American Elections and Jazz

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Do their motives matter? They do, if you want to know what you're dealing with. If the motive of the attackers was, as George W. Bush says, that they "hate freedom" and "democracy," or "civilization" (Colin Powell) or "Western civilization ... with all its values" (Andrew Coyne), then there's little to do but get into a fight to the death.

In a slightly windier version, Robert Fulford discerned, in the National Post, "an extreme expression of loathing for the United States and its ideals" because "America represents modernity in its most modern and aggressive form."

I just don't see the evidence. When these enemies of America actually speak - including numerous interviews with Osama bin Laden - they stress a litany of U.S. policies and acts abroad. It always begins with indispensable U.S. support for Israel in its thirty-five-year occupation of Palestinian land. Next is always the deaths of Iraqi children - half a million to a million over the past ten years - due to U.S.-led sanctions. Other items follow, such as bombing Sudan's only pharmaceuticals factory, which the U.S. now admits was an error. They never say they hate American elections or jazz.

Resolving some of these issues would not placate the most savage fanatics, but it would strip away much of the support they find and need throughout the Muslim world. Maybe that's why George Bush and Colin Powell spent serious time pressing Israel to settle the Palestinian problem in the midst of last week's crisis. Anyone who calls this pressure appeasement, à la Munich, doesn't get the difference between invading another country and pulling out of a country you invaded.

Asymmetries. Last week, Naomi Klein wrote in The Globe and Mail about asymmetries of suffering in the world. I'd like to note some other types, like asymmetry of compassion. I thought of this while watching the astounding number of Canadians on Parliament Hill last week, or a service from Westminster Cathedral.

I have no problem with those outpourings; the question is, why don't they happen more often, if all human suffering is equivalent? I know the answers - we empathize with those like us - but human progress can be measured by the reduction of this asymmetry: a movement first represented in Western civilization by the prophets of the Old Testament and by Jesus and Paul in the New. There's also asymmetry of upheaval. We keep hearing that "the world has changed forever." But it's our world that has changed forever. Others have lived in this world for a long time, and even if "we" bomb hell out of Afghanistan or Iraq in coming days, no one in those places will intone that phrase.

News media lose script. For less than a day last week, the American news media were on their own. All their sources - a gentle way to describe the relationship - were running, hiding or didn't know what to say. During that time, they could do little but actually report an unprecedented series of events. By that night, they were back "on script." Since then, there has been little news. Instead, it's been endless press conferences in which reporters act as a transmission belt for those in power. For my money, the switchback came Tuesday night, when George Bush gave a tiny TV talk, and every reporter happened to note his phrase "or those who harbour them" as a key signal.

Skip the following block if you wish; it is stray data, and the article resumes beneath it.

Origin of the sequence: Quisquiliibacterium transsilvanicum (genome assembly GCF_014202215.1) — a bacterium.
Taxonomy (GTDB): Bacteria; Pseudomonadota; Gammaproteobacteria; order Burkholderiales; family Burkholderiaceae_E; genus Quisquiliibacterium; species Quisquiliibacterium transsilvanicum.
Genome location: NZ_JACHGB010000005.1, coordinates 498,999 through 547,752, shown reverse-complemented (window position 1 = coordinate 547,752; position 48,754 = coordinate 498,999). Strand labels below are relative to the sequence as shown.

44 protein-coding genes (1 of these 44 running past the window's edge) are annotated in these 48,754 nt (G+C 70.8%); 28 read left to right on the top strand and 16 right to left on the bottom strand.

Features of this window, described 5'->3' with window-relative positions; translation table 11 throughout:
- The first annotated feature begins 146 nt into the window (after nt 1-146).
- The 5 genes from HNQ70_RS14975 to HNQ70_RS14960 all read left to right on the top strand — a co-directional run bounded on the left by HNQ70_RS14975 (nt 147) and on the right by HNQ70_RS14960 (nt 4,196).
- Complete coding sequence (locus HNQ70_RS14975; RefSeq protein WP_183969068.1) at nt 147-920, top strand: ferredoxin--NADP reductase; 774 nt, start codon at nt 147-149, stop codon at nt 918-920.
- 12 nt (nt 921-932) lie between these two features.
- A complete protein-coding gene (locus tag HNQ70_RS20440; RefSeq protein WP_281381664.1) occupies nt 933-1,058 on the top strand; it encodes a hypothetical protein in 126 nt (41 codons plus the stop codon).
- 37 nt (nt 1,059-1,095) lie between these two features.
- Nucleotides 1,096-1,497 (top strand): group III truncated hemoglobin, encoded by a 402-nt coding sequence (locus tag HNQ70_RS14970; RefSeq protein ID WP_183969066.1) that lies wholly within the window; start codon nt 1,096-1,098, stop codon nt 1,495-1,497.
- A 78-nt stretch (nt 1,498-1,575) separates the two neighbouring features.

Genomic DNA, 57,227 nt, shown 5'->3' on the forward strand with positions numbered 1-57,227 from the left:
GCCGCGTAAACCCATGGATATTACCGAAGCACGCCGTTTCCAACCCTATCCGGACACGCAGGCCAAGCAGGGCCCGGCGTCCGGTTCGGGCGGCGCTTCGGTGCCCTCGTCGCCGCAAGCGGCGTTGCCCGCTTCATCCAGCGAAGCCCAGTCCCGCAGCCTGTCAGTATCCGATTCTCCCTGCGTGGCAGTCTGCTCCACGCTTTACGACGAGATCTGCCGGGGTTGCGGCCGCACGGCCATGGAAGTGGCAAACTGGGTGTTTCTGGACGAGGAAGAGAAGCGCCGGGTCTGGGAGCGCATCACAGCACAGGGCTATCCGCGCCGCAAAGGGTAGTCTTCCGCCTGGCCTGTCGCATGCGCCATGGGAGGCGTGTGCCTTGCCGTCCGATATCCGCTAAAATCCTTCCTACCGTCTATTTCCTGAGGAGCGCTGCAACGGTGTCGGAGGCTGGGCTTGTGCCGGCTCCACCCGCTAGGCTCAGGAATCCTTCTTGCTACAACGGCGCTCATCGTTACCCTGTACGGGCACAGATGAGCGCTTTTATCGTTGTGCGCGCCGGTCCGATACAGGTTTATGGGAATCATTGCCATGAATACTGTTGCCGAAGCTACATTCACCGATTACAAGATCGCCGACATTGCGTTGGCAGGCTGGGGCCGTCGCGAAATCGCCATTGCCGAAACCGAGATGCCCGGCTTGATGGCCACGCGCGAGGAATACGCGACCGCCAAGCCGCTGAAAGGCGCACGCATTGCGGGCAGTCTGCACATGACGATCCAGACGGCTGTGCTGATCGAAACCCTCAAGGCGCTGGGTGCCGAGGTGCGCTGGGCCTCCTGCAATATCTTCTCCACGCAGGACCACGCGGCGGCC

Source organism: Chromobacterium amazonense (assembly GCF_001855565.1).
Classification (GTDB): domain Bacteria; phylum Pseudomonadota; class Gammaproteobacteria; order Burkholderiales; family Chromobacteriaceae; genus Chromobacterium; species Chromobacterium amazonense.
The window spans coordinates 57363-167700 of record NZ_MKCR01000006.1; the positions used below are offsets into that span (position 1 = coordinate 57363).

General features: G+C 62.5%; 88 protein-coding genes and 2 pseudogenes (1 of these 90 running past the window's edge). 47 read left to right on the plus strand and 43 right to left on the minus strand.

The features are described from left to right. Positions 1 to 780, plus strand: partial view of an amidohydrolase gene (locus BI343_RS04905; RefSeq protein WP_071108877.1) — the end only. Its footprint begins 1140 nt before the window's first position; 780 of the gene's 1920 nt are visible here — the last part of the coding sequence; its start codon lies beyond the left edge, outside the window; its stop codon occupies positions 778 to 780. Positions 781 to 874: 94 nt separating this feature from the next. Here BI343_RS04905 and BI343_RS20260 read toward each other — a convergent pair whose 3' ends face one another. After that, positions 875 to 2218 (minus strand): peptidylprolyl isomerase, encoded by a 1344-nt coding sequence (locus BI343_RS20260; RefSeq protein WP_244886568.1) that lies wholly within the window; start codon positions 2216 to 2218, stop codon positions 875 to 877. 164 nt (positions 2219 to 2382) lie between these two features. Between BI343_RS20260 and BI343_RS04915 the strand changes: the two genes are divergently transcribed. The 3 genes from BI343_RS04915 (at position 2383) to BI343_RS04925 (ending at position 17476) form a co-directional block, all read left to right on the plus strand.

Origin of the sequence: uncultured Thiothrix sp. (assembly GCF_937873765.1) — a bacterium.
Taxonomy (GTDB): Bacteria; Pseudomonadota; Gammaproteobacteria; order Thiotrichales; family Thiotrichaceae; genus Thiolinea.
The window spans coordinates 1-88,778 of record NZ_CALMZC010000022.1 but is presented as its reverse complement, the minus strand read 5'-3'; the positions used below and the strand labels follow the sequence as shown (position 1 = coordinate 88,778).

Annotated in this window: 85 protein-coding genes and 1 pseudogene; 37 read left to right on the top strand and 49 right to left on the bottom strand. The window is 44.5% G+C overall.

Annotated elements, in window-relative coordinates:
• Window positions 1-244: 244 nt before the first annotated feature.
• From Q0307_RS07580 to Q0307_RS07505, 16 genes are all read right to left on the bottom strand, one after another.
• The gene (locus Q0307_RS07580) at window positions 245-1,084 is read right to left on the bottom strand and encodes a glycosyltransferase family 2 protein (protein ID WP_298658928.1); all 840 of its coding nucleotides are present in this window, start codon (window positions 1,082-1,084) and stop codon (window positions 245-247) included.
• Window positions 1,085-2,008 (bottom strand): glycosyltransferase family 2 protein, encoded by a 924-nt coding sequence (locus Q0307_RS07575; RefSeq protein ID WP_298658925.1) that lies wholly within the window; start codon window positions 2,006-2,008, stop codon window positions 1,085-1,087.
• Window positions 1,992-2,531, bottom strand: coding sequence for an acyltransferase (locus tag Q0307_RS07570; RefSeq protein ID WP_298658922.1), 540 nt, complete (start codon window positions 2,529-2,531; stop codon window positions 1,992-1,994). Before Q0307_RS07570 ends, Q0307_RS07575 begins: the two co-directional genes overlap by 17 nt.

Ready to pay what price? We have been told American public opinion has changed in crucial ways.

  • 1. Americans are now ready to "pay a price" in deaths among their armed forces, as they were not during the Gulf War or bombing of Yugoslavia.
  • 2. They will "accept," by 75 per cent, the deaths of "innocent civilians" in the course of attacking terrorism (an odd thing to ask Americans to accept).

The question I wish they would poll on is: Will you accept the deaths of innocent civilians in the U.S., like those who died September 11, as a likely result of large-scale bombing by the U.S.? This is an utterly new element. We now know there are terror cells in North America, and they now know how doable their actions are. Some of those actions might happen in the future anyway; some may be planned but not set. We're talking about individuals in tense, delicate situations. They may be part of larger networks, but also somewhat autonomous. They don't all need to be willing to die, like the hijackers.

Ahmed Ressam, arrested trying to cross from Canada into the U.S., had not just explosives but a timer in his car. Everybody has to tiptoe at this point. The question is what policies will head off more disaster and what will precipitate it. It would be stupid in a new way for America to attack merely to achieve a sense of revenge, or release or to lash out. For the U.S., which never before has had to factor in casualties on its own ground, this means looking two steps down the road, not just one - a major change. It requires a kind of sophistication rarely seen in public life there.

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